Do People Still Read Short Stories?

Yesterday I read, “43 of the Most Iconic Short Stories in the English Language” by Emily Temple over at Literary Hub. Her essay begins 

Last year, I put together this list of the most iconic poems in the English language; it’s high time to do the same for short stories. But before we go any further, you may be asking: What does “iconic” mean in this context? Can a short story really be iconic in the way of a poem, or a painting, or Elvis?

Well, who knows, but for our purposes, “iconic” means that the story has somehow wormed its way into the general cultural consciousness—a list of the best short stories in the English language would look quite different than the one below.

I was able to look up her 43 titles on the internet and found most of them available to read online. I assume that’s because those stories are taught in schools and colleges and teachers have put them online as pdf files so their students can read them for an assignment. I doubt that’s legal, but it’s convenient for me.

Are these stories iconic because a captive audience has been made to study them? Does forced cultural literary constitute a kind of fandom? I’m sure Emily Temple and I are the kind of book nerds that love these stories, but just how many other people do?

I went to Amazon looking for anthologies that might contain these stories. I assumed if they were iconic then they’d be readily available, but they weren’t. The only anthology I found that had more than a couple of these stories is an old one I already owned. It had 7 of the 43, which is pretty good. That volume, The Art of the Short Story edited by Dana Gioia and R. S. Gwynn is probably a textbook, but it seems to be out-of-print. I found a few other textbooks that had some of the 43 stories, but at most three. However, the same authors are anthologized over and over again, so there seems to be disagreement as to what their best stories might be.

This still leaves me thinking Emily Temple’s 43 iconic stories aren’t that iconic outside of hardcore bookworms. These stories definitely aren’t iconic like Classic Rock albums or the old TV shows that rerun on MeTV or TVLand which have tens of millions of fans across generations.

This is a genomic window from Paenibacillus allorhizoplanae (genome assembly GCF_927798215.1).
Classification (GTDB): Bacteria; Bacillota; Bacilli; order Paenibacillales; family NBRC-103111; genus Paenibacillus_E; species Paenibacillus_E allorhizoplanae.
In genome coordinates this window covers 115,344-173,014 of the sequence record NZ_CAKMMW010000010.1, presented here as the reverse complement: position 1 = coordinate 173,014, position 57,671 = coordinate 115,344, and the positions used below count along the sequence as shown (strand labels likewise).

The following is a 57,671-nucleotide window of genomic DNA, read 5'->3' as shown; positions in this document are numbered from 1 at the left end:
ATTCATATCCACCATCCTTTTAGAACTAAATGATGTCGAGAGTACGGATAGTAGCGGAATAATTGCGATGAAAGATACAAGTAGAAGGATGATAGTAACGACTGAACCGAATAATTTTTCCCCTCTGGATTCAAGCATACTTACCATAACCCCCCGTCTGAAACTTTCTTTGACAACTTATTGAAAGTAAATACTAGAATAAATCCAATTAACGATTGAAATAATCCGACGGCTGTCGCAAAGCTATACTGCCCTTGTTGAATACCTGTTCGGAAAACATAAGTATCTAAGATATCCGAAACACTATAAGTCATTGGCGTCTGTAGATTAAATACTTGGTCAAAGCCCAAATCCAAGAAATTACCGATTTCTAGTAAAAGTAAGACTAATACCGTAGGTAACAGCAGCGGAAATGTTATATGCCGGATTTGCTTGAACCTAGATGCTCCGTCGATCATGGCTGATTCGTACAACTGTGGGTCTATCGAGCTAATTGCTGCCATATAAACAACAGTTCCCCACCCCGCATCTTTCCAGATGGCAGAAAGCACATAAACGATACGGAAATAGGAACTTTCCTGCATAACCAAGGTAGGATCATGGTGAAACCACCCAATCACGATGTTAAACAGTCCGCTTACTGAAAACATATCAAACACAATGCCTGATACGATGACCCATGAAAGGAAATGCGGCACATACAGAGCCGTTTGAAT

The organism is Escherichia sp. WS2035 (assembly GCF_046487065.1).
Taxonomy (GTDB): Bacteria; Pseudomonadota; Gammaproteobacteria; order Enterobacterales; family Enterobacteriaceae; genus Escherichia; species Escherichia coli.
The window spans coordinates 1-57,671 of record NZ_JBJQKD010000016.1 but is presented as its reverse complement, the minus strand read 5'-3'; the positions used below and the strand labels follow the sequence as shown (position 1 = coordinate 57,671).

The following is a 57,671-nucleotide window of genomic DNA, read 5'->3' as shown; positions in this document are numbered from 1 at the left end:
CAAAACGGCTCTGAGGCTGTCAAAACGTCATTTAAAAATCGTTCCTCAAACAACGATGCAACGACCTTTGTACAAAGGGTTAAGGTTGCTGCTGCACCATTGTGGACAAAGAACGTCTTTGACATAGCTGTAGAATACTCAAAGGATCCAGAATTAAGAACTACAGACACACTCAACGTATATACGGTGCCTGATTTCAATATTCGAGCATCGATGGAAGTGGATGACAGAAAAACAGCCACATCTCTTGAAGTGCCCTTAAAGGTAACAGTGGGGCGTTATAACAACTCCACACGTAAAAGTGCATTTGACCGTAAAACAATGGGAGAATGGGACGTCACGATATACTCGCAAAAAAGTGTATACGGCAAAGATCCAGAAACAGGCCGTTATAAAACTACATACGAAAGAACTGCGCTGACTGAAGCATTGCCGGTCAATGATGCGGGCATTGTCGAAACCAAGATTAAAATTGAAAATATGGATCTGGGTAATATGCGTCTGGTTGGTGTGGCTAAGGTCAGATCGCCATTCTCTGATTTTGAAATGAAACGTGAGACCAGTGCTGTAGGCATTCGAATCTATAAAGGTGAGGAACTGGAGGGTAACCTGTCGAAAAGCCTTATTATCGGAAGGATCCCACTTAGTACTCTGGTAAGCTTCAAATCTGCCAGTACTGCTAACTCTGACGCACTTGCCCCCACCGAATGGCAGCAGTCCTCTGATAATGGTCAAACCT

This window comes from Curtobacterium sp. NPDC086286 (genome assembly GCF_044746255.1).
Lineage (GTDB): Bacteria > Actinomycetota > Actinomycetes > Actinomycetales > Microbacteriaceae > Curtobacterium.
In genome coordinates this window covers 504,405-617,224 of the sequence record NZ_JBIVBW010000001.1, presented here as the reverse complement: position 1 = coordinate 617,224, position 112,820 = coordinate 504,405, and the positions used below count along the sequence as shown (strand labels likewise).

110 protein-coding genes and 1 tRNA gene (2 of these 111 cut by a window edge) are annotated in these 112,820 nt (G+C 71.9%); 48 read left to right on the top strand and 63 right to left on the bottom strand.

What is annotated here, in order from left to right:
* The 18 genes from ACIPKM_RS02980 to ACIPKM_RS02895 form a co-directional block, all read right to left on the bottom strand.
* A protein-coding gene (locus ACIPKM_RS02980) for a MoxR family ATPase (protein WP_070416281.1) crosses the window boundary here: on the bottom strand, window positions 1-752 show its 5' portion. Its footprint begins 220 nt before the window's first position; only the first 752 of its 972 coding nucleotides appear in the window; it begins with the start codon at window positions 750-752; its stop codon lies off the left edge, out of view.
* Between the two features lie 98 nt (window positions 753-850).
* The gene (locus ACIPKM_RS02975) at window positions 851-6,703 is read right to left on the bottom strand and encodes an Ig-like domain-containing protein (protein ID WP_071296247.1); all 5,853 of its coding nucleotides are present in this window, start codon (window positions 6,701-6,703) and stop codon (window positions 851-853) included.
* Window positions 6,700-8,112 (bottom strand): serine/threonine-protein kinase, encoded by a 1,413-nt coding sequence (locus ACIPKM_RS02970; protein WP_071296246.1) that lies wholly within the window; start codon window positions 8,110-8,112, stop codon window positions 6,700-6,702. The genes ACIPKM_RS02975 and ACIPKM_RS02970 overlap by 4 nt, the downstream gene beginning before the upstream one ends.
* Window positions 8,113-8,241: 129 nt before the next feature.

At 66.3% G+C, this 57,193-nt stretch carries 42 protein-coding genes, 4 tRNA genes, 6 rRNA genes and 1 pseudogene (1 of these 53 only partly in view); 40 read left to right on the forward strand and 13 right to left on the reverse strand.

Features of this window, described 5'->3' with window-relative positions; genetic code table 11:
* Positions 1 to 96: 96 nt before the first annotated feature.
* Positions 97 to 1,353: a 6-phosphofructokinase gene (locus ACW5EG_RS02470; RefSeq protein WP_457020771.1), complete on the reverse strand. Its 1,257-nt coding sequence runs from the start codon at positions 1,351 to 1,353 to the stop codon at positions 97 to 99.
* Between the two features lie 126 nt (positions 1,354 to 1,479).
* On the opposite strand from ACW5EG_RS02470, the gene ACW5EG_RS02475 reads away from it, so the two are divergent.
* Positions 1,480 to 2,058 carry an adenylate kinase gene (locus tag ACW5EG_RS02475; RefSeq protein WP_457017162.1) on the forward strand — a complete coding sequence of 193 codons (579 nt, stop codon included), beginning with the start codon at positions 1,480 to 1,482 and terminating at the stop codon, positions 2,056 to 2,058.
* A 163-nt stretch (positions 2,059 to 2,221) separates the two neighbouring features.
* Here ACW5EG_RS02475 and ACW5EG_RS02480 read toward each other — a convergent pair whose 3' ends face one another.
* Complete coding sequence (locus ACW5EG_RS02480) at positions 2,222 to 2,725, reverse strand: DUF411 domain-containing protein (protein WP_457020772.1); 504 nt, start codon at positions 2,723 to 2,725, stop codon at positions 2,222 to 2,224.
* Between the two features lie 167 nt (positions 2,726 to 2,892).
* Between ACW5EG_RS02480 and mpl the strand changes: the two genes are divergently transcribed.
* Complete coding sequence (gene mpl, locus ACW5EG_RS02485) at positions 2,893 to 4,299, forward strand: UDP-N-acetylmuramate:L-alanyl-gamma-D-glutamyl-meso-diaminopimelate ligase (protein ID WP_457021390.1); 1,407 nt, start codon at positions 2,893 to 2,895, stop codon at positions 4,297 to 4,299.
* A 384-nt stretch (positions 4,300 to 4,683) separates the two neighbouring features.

I added the 43 stories to a Google Sheet and put in links to where I found the stories online. I plan to read them all. I also plan to add other lists of “iconic” short stories to this spreadsheet, and read them too.

Last night I read “The Tell-Tale Heart” by Edgar Allan Poe. It was a bit of horror fluff that didn’t have much to say philosophically, nor did it reveal anything about life in 1843 America. I can’t believe we make children read it. There’s got to be better Poe to force onto younsters. 

On the other hand, rereading “The Ones Who Walk Away From Omeleas” by Ursula K. Le Guin is intensely philosophical and I imagine an excellent story to trick teens into thinking about deep concepts.

How many people still read short stories after they leave school? Probably damn few. That isn’t to say that Edgar Allan Poe or Eudora Welty don’t have their fans, but are their followers a large enough crowd to swing over the needle of a pop culture meter when mentioned on Jeopardy? Well, some Jeopardy contestants would be the kind of folks to read short stories.

More and more, I’m getting into short stories. I’m reading over three hunded of them a year. But it also feels like I’m withdrawing from reality. My friends want to talk about novels, or movies, or TV shows — and I can’t. And they aren’t interested in discussing short stories.

I imagine kids when assigned to read short stories today feel about the same way as we did when forced to do quardratic equations back in our school days. No, I don’t think the word iconic applies to Emily Temple’s list of old short stories. But what’s the right word?

I wonder if that word is in the Dictionary of Obscure Sorrows? I wish I knew Greek and Latin so I could make up a word for loving art forms going extinct. Or a word for cherishing fadding pop culture successes of the past. Anachronostalgia? 

It has been said that writers write to become immortal, but that immortality only lasts as long as people continue to read what they wrote. What’s a word for keeping old works of art alive? It’s kind of a good deed, don’t you think? Of course, not as good as helping a real person in need, but it’s still a kindly thing to do.

JWH

The Best American Short Stories 2019

by James Wallace Harris, Sunday, February 23, 2019

I’ve been buying The Best American Short Stories for decades but I have never finished reading one from cover-to-cover. I’d always jump around reading whichever story grabbed my attention with its opening lines. For 2019 they finally produced an audiobook edition, and I listened to the whole book. I’m very glad I did because I was introduced to a much more diverse selection of great writing. Going by initial impressions isn’t always wise.